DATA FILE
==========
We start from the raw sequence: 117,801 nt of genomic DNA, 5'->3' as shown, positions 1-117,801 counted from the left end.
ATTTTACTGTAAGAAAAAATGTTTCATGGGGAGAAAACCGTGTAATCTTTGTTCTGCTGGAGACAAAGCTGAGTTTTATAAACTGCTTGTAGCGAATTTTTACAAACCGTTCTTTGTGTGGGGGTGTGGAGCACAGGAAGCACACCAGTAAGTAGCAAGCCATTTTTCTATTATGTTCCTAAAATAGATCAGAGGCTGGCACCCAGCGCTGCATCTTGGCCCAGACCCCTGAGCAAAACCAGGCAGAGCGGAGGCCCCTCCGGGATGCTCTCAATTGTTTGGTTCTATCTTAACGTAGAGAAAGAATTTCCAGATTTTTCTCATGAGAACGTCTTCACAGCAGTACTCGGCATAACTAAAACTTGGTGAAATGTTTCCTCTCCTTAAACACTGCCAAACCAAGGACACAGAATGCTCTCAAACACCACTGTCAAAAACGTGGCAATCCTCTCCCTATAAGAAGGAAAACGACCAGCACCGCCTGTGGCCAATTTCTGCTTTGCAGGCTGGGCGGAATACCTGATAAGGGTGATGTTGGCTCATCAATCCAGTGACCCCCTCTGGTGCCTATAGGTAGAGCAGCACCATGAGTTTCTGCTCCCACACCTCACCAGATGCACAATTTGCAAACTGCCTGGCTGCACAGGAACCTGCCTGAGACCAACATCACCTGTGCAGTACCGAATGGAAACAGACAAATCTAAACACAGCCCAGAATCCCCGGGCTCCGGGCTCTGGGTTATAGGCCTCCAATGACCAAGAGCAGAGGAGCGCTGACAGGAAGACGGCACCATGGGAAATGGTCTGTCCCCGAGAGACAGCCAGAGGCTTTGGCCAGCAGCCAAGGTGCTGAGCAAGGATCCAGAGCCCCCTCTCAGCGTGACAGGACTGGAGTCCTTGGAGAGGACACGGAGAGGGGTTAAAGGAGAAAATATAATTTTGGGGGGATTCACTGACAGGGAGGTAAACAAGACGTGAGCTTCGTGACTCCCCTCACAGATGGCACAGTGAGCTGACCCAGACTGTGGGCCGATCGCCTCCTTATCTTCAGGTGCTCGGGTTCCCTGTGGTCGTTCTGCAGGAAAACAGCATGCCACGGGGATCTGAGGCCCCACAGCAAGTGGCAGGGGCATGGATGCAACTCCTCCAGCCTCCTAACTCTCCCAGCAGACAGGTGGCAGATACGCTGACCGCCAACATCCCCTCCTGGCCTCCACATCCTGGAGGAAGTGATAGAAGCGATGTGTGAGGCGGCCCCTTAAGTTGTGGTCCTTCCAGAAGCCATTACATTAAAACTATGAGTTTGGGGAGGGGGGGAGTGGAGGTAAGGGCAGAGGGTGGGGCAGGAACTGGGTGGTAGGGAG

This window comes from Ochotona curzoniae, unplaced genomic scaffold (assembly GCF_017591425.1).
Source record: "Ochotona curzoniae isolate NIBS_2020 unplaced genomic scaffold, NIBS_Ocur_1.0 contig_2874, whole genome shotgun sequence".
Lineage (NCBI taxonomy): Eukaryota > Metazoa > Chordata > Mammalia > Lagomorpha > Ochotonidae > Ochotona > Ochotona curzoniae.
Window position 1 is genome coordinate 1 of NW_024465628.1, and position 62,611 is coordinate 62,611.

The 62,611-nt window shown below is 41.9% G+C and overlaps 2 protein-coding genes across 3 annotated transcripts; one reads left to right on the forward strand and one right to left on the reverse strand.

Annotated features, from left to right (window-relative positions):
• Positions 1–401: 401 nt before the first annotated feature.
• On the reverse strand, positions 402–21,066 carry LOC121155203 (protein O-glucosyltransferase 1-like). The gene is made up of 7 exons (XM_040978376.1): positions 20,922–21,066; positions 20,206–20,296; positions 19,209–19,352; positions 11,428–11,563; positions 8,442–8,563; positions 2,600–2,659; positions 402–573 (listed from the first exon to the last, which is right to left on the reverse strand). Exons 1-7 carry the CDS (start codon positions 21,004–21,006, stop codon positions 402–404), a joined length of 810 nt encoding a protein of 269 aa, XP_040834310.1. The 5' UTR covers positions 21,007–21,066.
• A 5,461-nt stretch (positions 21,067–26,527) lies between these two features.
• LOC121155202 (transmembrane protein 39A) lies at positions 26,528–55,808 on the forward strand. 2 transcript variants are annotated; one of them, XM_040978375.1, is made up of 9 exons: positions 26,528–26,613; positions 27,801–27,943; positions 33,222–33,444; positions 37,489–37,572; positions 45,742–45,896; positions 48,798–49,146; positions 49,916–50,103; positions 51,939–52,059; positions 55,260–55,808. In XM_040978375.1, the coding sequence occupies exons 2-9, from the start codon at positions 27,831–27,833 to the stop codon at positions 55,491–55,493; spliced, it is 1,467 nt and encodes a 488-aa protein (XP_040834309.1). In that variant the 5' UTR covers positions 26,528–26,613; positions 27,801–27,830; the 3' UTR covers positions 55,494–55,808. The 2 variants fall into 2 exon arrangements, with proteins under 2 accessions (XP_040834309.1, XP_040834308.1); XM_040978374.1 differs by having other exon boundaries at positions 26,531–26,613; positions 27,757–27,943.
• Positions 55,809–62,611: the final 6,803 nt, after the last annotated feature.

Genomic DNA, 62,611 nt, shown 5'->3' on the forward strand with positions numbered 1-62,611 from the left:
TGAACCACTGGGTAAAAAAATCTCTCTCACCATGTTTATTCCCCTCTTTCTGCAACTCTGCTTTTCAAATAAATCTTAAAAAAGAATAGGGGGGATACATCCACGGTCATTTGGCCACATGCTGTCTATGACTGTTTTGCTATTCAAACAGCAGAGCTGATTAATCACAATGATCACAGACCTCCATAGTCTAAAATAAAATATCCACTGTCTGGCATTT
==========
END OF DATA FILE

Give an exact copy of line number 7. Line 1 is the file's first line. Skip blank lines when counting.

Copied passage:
The 62,611-nt window shown below is 41.9% G+C and overlaps 2 protein-coding genes across 3 annotated transcripts; one reads left to right on the forward strand and one right to left on the reverse strand.